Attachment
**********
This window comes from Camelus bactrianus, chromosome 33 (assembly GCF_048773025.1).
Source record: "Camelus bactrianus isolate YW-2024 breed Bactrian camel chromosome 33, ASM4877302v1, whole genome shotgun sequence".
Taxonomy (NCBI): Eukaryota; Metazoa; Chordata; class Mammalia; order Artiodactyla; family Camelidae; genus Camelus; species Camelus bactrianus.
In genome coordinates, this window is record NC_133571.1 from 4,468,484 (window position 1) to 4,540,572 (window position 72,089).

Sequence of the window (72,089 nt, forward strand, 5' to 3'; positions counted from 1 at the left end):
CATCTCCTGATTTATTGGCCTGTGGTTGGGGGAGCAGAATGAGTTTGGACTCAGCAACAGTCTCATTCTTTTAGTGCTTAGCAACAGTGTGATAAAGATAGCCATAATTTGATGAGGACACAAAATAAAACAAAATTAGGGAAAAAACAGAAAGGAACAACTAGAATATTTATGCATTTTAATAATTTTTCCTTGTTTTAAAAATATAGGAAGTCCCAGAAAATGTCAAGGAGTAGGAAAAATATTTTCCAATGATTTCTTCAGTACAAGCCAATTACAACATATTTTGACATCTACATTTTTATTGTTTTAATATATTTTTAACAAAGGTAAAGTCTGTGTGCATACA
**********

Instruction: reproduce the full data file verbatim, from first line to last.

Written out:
This window comes from Camelus bactrianus, chromosome 33 (assembly GCF_048773025.1).
Source record: "Camelus bactrianus isolate YW-2024 breed Bactrian camel chromosome 33, ASM4877302v1, whole genome shotgun sequence".
Taxonomy (NCBI): Eukaryota; Metazoa; Chordata; class Mammalia; order Artiodactyla; family Camelidae; genus Camelus; species Camelus bactrianus.
In genome coordinates, this window is record NC_133571.1 from 4,468,484 (window position 1) to 4,540,572 (window position 72,089).

Sequence of the window (72,089 nt, forward strand, 5' to 3'; positions counted from 1 at the left end):
CATCTCCTGATTTATTGGCCTGTGGTTGGGGGAGCAGAATGAGTTTGGACTCAGCAACAGTCTCATTCTTTTAGTGCTTAGCAACAGTGTGATAAAGATAGCCATAATTTGATGAGGACACAAAATAAAACAAAATTAGGGAAAAAACAGAAAGGAACAACTAGAATATTTATGCATTTTAATAATTTTTCCTTGTTTTAAAAATATAGGAAGTCCCAGAAAATGTCAAGGAGTAGGAAAAATATTTTCCAATGATTTCTTCAGTACAAGCCAATTACAACATATTTTGACATCTACATTTTTATTGTTTTAATATATTTTTAACAAAGGTAAAGTCTGTGTGCATACA